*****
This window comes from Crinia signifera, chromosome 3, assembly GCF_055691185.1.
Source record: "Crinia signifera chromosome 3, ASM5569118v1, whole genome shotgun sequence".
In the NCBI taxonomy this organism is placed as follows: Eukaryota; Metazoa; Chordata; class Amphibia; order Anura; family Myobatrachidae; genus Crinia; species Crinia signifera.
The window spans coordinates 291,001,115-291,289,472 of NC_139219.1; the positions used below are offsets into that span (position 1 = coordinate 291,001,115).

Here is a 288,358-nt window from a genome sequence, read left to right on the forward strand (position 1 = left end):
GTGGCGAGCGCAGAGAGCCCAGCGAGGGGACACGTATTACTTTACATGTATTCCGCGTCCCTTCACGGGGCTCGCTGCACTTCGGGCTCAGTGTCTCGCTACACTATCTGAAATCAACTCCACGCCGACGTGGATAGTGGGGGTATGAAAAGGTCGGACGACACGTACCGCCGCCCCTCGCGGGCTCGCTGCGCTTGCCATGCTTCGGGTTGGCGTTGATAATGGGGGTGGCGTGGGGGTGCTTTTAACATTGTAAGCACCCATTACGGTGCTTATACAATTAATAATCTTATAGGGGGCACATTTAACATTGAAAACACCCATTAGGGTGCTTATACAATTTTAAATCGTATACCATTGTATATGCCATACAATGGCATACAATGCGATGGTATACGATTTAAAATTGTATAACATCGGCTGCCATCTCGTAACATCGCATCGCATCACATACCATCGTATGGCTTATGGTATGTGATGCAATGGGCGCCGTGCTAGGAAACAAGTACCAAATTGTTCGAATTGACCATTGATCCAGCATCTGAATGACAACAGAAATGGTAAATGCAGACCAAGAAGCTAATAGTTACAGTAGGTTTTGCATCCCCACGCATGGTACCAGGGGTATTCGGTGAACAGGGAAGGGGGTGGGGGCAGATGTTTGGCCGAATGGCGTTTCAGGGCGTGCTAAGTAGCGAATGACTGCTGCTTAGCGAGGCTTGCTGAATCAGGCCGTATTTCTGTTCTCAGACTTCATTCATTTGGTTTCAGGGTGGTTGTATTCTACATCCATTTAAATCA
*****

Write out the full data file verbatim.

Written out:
This window comes from Crinia signifera, chromosome 3, assembly GCF_055691185.1.
Source record: "Crinia signifera chromosome 3, ASM5569118v1, whole genome shotgun sequence".
In the NCBI taxonomy this organism is placed as follows: Eukaryota; Metazoa; Chordata; class Amphibia; order Anura; family Myobatrachidae; genus Crinia; species Crinia signifera.
The window spans coordinates 291,001,115-291,289,472 of NC_139219.1; the positions used below are offsets into that span (position 1 = coordinate 291,001,115).

Here is a 288,358-nt window from a genome sequence, read left to right on the forward strand (position 1 = left end):
GTGGCGAGCGCAGAGAGCCCAGCGAGGGGACACGTATTACTTTACATGTATTCCGCGTCCCTTCACGGGGCTCGCTGCACTTCGGGCTCAGTGTCTCGCTACACTATCTGAAATCAACTCCACGCCGACGTGGATAGTGGGGGTATGAAAAGGTCGGACGACACGTACCGCCGCCCCTCGCGGGCTCGCTGCGCTTGCCATGCTTCGGGTTGGCGTTGATAATGGGGGTGGCGTGGGGGTGCTTTTAACATTGTAAGCACCCATTACGGTGCTTATACAATTAATAATCTTATAGGGGGCACATTTAACATTGAAAACACCCATTAGGGTGCTTATACAATTTTAAATCGTATACCATTGTATATGCCATACAATGGCATACAATGCGATGGTATACGATTTAAAATTGTATAACATCGGCTGCCATCTCGTAACATCGCATCGCATCACATACCATCGTATGGCTTATGGTATGTGATGCAATGGGCGCCGTGCTAGGAAACAAGTACCAAATTGTTCGAATTGACCATTGATCCAGCATCTGAATGACAACAGAAATGGTAAATGCAGACCAAGAAGCTAATAGTTACAGTAGGTTTTGCATCCCCACGCATGGTACCAGGGGTATTCGGTGAACAGGGAAGGGGGTGGGGGCAGATGTTTGGCCGAATGGCGTTTCAGGGCGTGCTAAGTAGCGAATGACTGCTGCTTAGCGAGGCTTGCTGAATCAGGCCGTATTTCTGTTCTCAGACTTCATTCATTTGGTTTCAGGGTGGTTGTATTCTACATCCATTTAAATCA